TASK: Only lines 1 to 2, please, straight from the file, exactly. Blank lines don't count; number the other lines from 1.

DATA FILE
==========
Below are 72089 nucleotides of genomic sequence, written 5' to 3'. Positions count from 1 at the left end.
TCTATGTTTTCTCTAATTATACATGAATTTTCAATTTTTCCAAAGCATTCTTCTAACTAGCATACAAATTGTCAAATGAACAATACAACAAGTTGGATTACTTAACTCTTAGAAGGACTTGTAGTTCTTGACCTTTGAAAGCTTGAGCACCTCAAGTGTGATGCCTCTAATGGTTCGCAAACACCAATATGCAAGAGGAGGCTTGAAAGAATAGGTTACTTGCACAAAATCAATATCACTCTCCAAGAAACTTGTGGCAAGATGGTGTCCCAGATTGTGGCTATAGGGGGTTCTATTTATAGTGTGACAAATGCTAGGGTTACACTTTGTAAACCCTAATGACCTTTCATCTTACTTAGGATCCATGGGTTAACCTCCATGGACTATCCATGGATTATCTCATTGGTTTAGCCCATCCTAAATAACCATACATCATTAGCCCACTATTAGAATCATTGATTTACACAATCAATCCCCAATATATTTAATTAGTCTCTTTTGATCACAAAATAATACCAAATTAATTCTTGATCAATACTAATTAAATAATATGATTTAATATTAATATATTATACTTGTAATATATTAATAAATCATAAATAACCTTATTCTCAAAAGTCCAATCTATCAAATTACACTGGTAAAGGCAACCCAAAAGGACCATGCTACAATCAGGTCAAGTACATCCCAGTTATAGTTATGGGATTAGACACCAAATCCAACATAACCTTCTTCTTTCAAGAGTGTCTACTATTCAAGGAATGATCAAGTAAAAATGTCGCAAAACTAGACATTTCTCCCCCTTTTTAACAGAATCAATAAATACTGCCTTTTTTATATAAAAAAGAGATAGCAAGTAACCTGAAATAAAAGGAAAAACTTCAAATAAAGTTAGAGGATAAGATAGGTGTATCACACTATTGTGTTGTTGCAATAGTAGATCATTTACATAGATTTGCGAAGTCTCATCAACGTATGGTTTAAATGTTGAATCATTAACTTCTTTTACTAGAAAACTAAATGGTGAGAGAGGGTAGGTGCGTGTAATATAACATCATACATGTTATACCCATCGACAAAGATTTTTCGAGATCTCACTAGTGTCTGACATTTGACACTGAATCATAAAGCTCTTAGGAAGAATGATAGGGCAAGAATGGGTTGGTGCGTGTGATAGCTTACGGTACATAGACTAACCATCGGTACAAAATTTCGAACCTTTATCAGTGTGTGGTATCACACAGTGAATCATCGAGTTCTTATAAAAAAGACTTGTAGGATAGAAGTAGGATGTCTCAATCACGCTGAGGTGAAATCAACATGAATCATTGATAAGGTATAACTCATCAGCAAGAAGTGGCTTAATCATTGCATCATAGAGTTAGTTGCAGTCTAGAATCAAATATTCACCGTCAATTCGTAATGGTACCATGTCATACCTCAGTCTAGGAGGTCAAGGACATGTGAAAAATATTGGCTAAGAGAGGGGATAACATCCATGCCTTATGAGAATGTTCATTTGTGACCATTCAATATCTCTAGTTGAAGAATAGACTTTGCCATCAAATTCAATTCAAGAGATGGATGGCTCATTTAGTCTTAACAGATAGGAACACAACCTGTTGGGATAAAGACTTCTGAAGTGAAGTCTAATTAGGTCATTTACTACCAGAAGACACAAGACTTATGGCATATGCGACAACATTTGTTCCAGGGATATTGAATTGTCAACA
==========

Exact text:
Below are 72089 nucleotides of genomic sequence, written 5' to 3'. Positions count from 1 at the left end.
TCTATGTTTTCTCTAATTATACATGAATTTTCAATTTTTCCAAAGCATTCTTCTAACTAGCATACAAATTGTCAAATGAACAATACAACAAGTTGGATTACTTAACTCTTAGAAGGACTTGTAGTTCTTGACCTTTGAAAGCTTGAGCACCTCAAGTGTGATGCCTCTAATGGTTCGCAAACACCAATATGCAAGAGGAGGCTTGAAAGAATAGGTTACTTGCACAAAATCAATATCACTCTCCAAGAAACTTGTGGCAAGATGGTGTCCCAGATTGTGGCTATAGGGGGTTCTATTTATAGTGTGACAAATGCTAGGGTTACACTTTGTAAACCCTAATGACCTTTCATCTTACTTAGGATCCATGGGTTAACCTCCATGGACTATCCATGGATTATCTCATTGGTTTAGCCCATCCTAAATAACCATACATCATTAGCCCACTATTAGAATCATTGATTTACACAATCAATCCCCAATATATTTAATTAGTCTCTTTTGATCACAAAATAATACCAAATTAATTCTTGATCAATACTAATTAAATAATATGATTTAATATTAATATATTATACTTGTAATATATTAATAAATCATAAATAACCTTATTCTCAAAAGTCCAATCTATCAAATTACACTGGTAAAGGCAACCCAAAAGGACCATGCTACAATCAGGTCAAGTACATCCCAGTTATAGTTATGGGATTAGACACCAAATCCAACATAACCTTCTTCTTTCAAGAGTGTCTACTATTCAAGGAATGATCAAGTAAAAATGTCGCAAAACTAGACATTTCTCCCCCTTTTTAACAGAATCAATAAATACTGCCTTTTTTATATAAAAAAGAGATAGCAAGTAACCTGAAATAAAAGGAAAAACTTCAAATAAAGTTAGAGGATAAGATAGGTGTATCACACTATTGTGTTGTTGCAATAGTAGATCATTTACATAGATTTGCGAAGTCTCATCAACGTATGGTTTAAATGTTGAATCATTAACTTCTTTTACTAGAAAACTAAATGGTGAGAGAGGGTAGGTGCGTGTAATATAACATCATACATGTTATACCCATCGACAAAGATTTTTCGAGATCTCACTAGTGTCTGACATTTGACACTGAATCATAAAGCTCTTAGGAAGAATGATAGGGCAAGAATGGGTTGGTGCGTGTGATAGCTTACGGTACATAGACTAACCATCGGTACAAAATTTCGAACCTTTATCAGTGTGTGGTATCACACAGTGAATCATCGAGTTCTTATAAAAAAGACTTGTAGGATAGAAGTAGGATGTCTCAATCACGCTGAGGTGAAATCAACATGAATCATTGATAAGGTATAACTCATCAGCAAGAAGTGGCTTAATCATTGCATCATAGAGTTAGTTGCAGTCTAGAATCAAATATTCACCGTCAATTCGTAATGGTACCATGTCATACCTCAGTCTAGGAGGTCAAGGACATGTGAAAAATATTGGCTAAGAGAGGGGATAACATCCATGCCTTATGAGAATGTTCATTTGTGACCATTCAATATCTCTAGTTGAAGAATAGACTTTGCCATCAAATTCAATTCAAGAGATGGATGGCTCATTTAGTCTTAACAGATAGGAACACAACCTGTTGGGATAAAGACTTCTGAAGTGAAGTCTAATTAGGTCATTTACTACCAGAAGACACAAGACTTATGGCATATGCGACAACATTTGTTCCAGGGATATTGAATTGTCAACA